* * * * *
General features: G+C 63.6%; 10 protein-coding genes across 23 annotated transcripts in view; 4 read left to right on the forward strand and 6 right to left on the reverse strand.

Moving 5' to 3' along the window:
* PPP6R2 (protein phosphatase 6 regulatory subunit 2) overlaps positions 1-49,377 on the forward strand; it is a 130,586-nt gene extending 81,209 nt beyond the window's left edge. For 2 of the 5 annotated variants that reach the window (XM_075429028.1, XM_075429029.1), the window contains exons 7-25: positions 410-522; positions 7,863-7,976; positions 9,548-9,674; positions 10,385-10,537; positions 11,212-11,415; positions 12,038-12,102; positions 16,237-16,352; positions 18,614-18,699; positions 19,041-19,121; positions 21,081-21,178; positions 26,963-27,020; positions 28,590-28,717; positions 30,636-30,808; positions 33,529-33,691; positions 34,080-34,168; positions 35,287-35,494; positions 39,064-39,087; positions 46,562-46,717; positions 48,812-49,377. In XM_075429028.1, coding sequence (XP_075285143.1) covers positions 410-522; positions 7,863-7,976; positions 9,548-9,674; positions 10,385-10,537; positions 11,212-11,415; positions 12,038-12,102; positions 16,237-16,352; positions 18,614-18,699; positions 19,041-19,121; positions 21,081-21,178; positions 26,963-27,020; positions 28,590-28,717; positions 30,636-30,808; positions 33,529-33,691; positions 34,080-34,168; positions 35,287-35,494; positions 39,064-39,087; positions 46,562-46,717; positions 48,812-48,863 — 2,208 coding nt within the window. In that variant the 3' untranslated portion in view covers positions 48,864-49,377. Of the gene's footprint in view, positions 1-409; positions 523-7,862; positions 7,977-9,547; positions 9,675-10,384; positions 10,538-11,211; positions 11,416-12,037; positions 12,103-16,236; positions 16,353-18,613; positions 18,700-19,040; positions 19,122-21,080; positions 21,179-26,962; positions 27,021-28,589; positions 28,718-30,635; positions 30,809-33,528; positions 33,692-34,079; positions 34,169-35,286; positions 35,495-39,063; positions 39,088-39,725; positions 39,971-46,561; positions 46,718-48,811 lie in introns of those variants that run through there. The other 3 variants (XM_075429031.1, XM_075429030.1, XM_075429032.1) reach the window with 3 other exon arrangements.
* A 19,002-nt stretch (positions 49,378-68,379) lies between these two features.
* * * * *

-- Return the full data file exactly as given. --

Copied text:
General features: G+C 63.6%; 10 protein-coding genes across 23 annotated transcripts in view; 4 read left to right on the forward strand and 6 right to left on the reverse strand.

Moving 5' to 3' along the window:
* PPP6R2 (protein phosphatase 6 regulatory subunit 2) overlaps positions 1-49,377 on the forward strand; it is a 130,586-nt gene extending 81,209 nt beyond the window's left edge. For 2 of the 5 annotated variants that reach the window (XM_075429028.1, XM_075429029.1), the window contains exons 7-25: positions 410-522; positions 7,863-7,976; positions 9,548-9,674; positions 10,385-10,537; positions 11,212-11,415; positions 12,038-12,102; positions 16,237-16,352; positions 18,614-18,699; positions 19,041-19,121; positions 21,081-21,178; positions 26,963-27,020; positions 28,590-28,717; positions 30,636-30,808; positions 33,529-33,691; positions 34,080-34,168; positions 35,287-35,494; positions 39,064-39,087; positions 46,562-46,717; positions 48,812-49,377. In XM_075429028.1, coding sequence (XP_075285143.1) covers positions 410-522; positions 7,863-7,976; positions 9,548-9,674; positions 10,385-10,537; positions 11,212-11,415; positions 12,038-12,102; positions 16,237-16,352; positions 18,614-18,699; positions 19,041-19,121; positions 21,081-21,178; positions 26,963-27,020; positions 28,590-28,717; positions 30,636-30,808; positions 33,529-33,691; positions 34,080-34,168; positions 35,287-35,494; positions 39,064-39,087; positions 46,562-46,717; positions 48,812-48,863 — 2,208 coding nt within the window. In that variant the 3' untranslated portion in view covers positions 48,864-49,377. Of the gene's footprint in view, positions 1-409; positions 523-7,862; positions 7,977-9,547; positions 9,675-10,384; positions 10,538-11,211; positions 11,416-12,037; positions 12,103-16,236; positions 16,353-18,613; positions 18,700-19,040; positions 19,122-21,080; positions 21,179-26,962; positions 27,021-28,589; positions 28,718-30,635; positions 30,809-33,528; positions 33,692-34,079; positions 34,169-35,286; positions 35,495-39,063; positions 39,088-39,725; positions 39,971-46,561; positions 46,718-48,811 lie in introns of those variants that run through there. The other 3 variants (XM_075429031.1, XM_075429030.1, XM_075429032.1) reach the window with 3 other exon arrangements.
* A 19,002-nt stretch (positions 49,378-68,379) lies between these two features.